When we lived near Seattle, we had a house on Puget Sound, and could go out and collect oysters literally in our front yard- the lot extended a couple hundred feet out under the water, and there were lots of rocks. We would pry off a dozen or so and set them on the 

BBQ grill.  We crushed several garlic cloves into some heavy cream and sucked this up into a baster. As the oysters opened, I'd squirt a teaspoon or so into each one, and let them sit for another minute, then pull them off and... slurp!

 

Since then we've learned to love them raw. We've discovered the Malpeque variety from Prince Edward Island. They're considered one of the finest and are very tasty.  If you can find or order then you definitely should.  They're a small oyster, so get plenty. We like them with a traditional mignonette, drop of hot sauce, and a squeeze of lemon.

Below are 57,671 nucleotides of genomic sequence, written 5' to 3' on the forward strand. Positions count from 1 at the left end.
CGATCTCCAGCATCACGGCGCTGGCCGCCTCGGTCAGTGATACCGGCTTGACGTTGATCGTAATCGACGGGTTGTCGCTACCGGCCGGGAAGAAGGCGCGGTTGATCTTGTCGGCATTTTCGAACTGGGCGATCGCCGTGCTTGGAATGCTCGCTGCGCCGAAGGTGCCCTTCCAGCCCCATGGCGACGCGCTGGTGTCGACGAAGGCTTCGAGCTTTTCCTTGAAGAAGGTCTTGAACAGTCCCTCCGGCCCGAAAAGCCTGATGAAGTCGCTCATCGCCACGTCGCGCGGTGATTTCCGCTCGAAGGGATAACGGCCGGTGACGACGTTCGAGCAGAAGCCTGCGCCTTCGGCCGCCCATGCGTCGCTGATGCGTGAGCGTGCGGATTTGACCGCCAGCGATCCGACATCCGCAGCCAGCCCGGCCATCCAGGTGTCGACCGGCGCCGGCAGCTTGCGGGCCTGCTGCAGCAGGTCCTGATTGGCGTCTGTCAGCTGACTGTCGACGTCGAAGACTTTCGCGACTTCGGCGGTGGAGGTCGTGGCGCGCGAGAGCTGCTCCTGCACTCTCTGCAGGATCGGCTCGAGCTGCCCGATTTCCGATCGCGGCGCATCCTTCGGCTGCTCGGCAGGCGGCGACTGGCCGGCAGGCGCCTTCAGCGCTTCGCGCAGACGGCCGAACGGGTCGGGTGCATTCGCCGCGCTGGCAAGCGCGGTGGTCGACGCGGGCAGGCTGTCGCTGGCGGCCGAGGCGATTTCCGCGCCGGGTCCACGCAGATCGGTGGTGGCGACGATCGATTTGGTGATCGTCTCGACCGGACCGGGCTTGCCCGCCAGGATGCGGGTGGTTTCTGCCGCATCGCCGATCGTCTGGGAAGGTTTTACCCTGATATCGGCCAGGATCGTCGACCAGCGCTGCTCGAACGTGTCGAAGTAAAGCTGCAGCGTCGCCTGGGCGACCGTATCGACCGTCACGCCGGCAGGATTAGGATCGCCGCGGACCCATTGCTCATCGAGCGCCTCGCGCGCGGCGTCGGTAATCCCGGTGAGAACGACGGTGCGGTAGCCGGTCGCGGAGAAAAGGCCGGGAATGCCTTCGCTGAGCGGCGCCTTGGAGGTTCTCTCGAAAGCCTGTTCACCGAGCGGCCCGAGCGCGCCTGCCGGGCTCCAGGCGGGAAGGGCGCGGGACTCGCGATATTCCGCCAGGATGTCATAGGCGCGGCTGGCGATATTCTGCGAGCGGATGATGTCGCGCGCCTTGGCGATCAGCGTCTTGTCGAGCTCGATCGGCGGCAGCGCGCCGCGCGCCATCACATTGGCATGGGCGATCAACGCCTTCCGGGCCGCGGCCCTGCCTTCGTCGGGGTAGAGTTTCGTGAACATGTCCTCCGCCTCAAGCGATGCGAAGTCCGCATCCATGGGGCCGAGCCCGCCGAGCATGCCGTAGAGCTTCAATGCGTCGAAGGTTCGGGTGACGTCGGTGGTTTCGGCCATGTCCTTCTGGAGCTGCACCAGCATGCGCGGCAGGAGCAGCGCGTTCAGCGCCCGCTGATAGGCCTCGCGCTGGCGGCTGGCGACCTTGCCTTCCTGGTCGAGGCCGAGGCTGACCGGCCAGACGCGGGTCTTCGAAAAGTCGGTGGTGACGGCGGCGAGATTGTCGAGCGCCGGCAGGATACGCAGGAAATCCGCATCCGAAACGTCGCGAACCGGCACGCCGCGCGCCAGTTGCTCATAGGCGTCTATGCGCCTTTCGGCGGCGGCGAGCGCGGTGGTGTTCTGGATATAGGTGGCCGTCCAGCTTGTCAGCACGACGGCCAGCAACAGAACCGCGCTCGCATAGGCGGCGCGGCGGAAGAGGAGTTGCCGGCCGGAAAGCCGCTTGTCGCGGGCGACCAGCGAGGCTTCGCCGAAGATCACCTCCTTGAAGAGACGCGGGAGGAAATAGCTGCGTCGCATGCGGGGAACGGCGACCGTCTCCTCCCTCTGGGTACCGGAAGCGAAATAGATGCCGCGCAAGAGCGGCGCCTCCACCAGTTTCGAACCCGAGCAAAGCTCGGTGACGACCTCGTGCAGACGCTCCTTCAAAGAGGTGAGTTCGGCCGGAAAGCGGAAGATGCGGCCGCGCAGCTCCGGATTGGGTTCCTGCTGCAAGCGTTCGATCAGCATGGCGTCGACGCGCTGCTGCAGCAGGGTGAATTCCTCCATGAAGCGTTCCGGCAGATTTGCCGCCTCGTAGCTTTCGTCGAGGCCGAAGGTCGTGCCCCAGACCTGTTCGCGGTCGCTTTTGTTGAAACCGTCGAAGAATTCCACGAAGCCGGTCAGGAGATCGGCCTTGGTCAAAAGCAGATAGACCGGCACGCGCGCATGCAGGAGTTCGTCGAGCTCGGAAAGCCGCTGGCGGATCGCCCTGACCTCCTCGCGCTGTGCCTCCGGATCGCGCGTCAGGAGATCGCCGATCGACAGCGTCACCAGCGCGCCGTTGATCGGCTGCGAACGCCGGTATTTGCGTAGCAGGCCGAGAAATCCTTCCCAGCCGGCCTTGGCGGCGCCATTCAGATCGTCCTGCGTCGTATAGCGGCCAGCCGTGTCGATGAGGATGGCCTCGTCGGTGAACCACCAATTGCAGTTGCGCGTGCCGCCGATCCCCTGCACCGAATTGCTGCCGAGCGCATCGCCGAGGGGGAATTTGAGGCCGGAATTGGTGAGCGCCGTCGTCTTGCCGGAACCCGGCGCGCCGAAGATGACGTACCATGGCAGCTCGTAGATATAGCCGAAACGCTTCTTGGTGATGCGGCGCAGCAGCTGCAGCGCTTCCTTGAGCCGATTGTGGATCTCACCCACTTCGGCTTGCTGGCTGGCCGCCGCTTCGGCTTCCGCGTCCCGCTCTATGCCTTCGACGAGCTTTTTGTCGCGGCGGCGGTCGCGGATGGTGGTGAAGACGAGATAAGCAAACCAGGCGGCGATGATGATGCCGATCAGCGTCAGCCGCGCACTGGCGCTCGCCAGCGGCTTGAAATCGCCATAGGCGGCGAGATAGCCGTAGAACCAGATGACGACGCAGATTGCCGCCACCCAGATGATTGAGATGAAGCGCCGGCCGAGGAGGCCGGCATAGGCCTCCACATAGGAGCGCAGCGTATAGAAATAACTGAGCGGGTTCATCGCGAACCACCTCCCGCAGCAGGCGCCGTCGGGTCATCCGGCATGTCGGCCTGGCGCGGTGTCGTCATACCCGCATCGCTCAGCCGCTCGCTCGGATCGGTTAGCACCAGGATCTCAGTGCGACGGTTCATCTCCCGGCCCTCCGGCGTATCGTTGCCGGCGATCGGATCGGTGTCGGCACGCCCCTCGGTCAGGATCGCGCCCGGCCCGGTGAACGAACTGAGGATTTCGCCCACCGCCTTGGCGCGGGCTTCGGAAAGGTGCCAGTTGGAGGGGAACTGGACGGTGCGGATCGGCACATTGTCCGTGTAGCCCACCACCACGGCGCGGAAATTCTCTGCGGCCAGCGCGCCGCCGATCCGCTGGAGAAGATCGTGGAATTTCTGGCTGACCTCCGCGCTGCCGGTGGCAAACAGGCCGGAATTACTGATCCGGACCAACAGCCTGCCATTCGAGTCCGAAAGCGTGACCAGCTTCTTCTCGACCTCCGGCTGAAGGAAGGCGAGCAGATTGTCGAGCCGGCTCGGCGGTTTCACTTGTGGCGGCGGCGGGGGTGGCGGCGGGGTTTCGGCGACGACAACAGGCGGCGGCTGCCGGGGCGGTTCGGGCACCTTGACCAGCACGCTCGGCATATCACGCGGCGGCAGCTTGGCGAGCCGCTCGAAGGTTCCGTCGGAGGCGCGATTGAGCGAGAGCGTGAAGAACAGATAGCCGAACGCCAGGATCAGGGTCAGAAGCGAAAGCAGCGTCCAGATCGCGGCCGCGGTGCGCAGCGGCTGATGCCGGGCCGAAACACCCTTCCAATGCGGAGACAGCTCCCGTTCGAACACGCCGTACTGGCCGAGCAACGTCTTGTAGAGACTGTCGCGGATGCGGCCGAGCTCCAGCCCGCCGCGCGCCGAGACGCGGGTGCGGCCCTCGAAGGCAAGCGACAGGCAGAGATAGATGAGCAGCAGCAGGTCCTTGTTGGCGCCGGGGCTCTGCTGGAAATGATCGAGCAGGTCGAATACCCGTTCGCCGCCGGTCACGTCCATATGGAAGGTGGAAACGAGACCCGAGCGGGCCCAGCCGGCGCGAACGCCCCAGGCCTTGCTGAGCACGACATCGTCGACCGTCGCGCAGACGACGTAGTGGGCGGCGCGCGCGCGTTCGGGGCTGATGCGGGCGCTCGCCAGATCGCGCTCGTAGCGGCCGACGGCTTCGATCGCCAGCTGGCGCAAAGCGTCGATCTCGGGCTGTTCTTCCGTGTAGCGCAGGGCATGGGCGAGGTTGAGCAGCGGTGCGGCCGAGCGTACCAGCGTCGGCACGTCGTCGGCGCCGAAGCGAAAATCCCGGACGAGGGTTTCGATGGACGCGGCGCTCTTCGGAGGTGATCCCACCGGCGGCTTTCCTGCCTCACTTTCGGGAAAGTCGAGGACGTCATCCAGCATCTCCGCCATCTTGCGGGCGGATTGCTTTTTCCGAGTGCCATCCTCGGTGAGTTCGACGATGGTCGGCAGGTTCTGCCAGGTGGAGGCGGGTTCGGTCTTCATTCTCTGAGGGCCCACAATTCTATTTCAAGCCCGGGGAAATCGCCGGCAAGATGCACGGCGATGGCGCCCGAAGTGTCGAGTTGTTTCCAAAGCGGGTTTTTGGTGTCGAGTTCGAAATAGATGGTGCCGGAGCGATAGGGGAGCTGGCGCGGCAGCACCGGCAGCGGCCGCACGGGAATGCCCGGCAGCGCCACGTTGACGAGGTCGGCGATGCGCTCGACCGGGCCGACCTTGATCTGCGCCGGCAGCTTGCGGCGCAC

http://malpequeoysterbook.weebly.com/

 

Mike

travelling gourmand
Reply
travelling gourmand
Reply
post #25 of 25
Thread Starter 

Northwest oysters are on my list for the next party.  I think the ones you mentioned are the standard Atalantic virginica oysters just grown in those waters.  There are two different japanese species introduced to the pacific northwest that I'd want to try too.  I'm finding I lucked out on island creek and their free shipping.  Everyone else is charging a ton for overnight shipping.

New Posts  All Forums:Forum Nav:
  Return Home
  Back to Forum: Food & Cooking
ChefTalk.com › ChefTalk Cooking Forums › Cooking Discussions › Food & Cooking › bought a bunch of oysters, now what?